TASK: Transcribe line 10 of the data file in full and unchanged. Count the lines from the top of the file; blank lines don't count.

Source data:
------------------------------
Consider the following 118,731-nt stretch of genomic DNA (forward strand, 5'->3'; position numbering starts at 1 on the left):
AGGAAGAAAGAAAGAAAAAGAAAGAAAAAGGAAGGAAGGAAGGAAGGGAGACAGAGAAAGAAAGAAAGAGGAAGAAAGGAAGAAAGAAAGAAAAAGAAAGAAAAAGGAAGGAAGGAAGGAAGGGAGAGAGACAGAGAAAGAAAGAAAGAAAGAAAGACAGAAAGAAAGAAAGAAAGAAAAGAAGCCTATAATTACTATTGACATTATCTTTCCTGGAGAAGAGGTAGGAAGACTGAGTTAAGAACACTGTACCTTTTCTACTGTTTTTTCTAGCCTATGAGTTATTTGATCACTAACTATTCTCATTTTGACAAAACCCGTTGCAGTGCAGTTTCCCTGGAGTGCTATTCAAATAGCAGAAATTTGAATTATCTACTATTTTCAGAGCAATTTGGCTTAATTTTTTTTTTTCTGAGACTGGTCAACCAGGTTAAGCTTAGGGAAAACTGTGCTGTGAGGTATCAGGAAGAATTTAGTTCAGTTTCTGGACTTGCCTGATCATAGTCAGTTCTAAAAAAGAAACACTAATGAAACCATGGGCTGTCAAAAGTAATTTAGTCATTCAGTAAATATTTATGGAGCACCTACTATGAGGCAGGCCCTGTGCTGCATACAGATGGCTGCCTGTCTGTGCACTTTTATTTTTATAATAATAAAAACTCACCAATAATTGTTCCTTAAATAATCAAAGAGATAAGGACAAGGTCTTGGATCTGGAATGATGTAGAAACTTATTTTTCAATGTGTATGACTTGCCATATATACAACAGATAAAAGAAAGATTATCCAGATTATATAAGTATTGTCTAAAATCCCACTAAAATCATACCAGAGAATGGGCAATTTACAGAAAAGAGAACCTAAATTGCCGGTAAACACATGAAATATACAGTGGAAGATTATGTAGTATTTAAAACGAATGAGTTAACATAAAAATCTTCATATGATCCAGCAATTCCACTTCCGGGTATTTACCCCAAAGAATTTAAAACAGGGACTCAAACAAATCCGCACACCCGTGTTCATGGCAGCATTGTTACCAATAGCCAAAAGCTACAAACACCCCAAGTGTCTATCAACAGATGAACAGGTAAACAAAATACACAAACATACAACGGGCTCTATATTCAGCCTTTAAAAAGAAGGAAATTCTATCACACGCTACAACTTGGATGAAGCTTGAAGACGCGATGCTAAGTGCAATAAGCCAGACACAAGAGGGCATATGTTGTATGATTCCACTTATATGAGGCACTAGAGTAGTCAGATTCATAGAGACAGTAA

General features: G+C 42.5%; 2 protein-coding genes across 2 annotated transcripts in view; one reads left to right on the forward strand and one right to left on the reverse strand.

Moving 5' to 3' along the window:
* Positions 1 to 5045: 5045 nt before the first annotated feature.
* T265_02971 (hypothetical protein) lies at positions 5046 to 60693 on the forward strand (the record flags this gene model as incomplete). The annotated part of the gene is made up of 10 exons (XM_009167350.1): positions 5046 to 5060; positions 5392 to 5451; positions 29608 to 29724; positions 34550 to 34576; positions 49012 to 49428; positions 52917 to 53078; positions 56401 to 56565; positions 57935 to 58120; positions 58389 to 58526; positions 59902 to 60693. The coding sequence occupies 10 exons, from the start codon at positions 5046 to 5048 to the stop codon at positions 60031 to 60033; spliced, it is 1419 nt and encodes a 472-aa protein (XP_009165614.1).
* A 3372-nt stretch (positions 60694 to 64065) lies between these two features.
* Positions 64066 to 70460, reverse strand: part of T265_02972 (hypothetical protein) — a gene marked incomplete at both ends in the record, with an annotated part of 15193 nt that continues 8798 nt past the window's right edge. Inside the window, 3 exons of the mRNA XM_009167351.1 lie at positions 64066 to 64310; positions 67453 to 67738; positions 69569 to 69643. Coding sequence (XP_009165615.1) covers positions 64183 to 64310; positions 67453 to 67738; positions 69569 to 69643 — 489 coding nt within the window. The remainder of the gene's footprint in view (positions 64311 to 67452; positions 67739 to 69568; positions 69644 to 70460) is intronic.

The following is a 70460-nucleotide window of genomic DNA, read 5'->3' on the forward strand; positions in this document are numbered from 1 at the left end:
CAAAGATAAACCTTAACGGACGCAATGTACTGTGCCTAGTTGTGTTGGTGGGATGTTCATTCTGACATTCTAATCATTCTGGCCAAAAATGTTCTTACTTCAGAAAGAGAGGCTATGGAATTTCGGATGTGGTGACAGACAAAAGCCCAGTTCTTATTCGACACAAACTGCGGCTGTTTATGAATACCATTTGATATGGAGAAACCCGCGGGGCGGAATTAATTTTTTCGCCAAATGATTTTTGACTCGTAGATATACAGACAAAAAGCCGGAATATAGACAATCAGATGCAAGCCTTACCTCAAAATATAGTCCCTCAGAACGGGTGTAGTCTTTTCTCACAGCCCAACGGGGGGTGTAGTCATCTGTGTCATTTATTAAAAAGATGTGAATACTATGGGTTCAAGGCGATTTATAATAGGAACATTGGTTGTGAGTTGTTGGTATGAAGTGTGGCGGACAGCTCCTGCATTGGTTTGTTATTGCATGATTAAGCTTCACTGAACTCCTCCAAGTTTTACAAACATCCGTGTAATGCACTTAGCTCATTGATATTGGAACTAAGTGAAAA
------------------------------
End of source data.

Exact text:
CAAAGATAAACCTTAACGGACGCAATGTACTGTGCCTAGTTGTGTTGGTGGGATGTTCATTCTGACATTCTAATCATTCTGGCCAAAAATGTTCTTACTTCAGAAAGAGAGGCTATGGAATTTCGGATGTGGTGACAGACAAAAGCCCAGTTCTTATTCGACACAAACTGCGGCTGTTTATGAATACCATTTGATATGGAGAAACCCGCGGGGCGGAATTAATTTTTTCGCCAAATGATTTTTGACTCGTAGATATACAGACAAAAAGCCGGAATATAGACAATCAGATGCAAGCCTTACCTCAAAATATAGTCCCTCAGAACGGGTGTAGTCTTTTCTCACAGCCCAACGGGGGGTGTAGTCATCTGTGTCATTTATTAAAAAGATGTGAATACTATGGGTTCAAGGCGATTTATAATAGGAACATTGGTTGTGAGTTGTTGGTATGAAGTGTGGCGGACAGCTCCTGCATTGGTTTGTTATTGCATGATTAAGCTTCACTGAACTCCTCCAAGTTTTACAAACATCCGTGTAATGCACTTAGCTCATTGATATTGGAACTAAGTGAAAA